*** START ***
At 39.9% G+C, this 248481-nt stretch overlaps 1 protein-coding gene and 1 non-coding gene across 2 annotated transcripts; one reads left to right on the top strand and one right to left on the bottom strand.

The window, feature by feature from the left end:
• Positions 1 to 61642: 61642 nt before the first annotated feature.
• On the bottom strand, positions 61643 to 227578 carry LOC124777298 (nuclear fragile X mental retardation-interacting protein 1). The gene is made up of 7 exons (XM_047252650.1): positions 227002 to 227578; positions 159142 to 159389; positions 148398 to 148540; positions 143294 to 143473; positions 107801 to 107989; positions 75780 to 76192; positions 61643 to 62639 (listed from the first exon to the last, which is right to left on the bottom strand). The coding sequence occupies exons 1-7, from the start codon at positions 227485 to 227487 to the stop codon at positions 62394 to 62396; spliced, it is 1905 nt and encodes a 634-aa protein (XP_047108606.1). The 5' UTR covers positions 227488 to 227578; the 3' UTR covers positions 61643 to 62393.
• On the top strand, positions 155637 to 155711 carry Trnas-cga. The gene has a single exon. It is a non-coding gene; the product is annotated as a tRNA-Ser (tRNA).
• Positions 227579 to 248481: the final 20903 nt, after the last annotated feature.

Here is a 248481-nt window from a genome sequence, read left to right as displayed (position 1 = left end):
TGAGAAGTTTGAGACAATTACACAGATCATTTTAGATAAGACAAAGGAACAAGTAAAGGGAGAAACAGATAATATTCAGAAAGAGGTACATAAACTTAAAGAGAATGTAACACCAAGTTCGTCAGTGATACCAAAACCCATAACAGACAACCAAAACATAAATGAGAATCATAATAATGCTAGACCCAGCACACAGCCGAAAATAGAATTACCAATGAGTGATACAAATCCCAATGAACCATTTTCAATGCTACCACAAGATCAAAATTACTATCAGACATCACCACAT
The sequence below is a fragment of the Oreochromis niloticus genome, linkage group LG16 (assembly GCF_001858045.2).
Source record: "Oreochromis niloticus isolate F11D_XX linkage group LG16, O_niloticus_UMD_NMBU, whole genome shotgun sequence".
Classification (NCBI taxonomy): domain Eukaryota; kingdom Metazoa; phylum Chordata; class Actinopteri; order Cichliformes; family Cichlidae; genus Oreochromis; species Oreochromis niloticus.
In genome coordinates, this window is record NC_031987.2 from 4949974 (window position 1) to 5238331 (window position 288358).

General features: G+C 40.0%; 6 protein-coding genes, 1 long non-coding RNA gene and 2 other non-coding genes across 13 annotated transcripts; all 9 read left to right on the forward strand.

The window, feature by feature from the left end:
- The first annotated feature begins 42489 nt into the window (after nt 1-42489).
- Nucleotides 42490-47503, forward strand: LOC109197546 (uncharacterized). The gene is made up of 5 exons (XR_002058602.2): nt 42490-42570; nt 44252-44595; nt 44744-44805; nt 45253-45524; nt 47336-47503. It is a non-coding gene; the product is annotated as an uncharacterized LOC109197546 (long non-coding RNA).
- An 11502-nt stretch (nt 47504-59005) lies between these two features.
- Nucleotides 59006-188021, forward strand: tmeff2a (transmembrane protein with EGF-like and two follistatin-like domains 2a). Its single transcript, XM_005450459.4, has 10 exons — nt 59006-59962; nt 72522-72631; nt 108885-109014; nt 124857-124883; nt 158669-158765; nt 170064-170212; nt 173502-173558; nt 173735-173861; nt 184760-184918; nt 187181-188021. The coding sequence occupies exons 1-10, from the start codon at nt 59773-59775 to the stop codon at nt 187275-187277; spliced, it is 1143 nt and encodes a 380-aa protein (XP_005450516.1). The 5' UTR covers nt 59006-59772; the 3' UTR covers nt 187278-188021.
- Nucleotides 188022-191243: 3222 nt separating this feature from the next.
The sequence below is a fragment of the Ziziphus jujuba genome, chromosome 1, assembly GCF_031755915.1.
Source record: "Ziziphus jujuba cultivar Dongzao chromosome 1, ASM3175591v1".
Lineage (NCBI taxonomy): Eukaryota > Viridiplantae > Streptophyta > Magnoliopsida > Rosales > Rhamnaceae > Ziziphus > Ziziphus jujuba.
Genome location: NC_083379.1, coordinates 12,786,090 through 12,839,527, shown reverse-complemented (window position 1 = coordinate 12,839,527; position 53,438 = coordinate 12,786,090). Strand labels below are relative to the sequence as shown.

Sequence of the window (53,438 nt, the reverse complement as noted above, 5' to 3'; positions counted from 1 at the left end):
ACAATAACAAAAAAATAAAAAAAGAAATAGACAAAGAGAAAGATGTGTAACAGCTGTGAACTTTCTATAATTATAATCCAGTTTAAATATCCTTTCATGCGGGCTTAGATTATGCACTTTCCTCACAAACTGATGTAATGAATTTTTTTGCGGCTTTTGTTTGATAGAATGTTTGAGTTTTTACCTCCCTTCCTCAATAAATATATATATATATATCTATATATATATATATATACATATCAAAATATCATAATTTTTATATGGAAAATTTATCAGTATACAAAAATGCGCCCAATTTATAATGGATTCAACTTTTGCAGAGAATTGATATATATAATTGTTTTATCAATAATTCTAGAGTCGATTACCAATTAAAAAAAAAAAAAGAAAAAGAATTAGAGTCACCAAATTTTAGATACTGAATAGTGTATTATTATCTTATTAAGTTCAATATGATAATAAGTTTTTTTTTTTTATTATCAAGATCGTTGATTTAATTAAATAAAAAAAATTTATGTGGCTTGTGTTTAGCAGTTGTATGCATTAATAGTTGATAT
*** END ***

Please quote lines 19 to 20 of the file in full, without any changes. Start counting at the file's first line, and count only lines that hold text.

- Nucleotides 188022-191243: 3222 nt separating this feature from the next.
The sequence below is a fragment of the Ziziphus jujuba genome, chromosome 1, assembly GCF_031755915.1.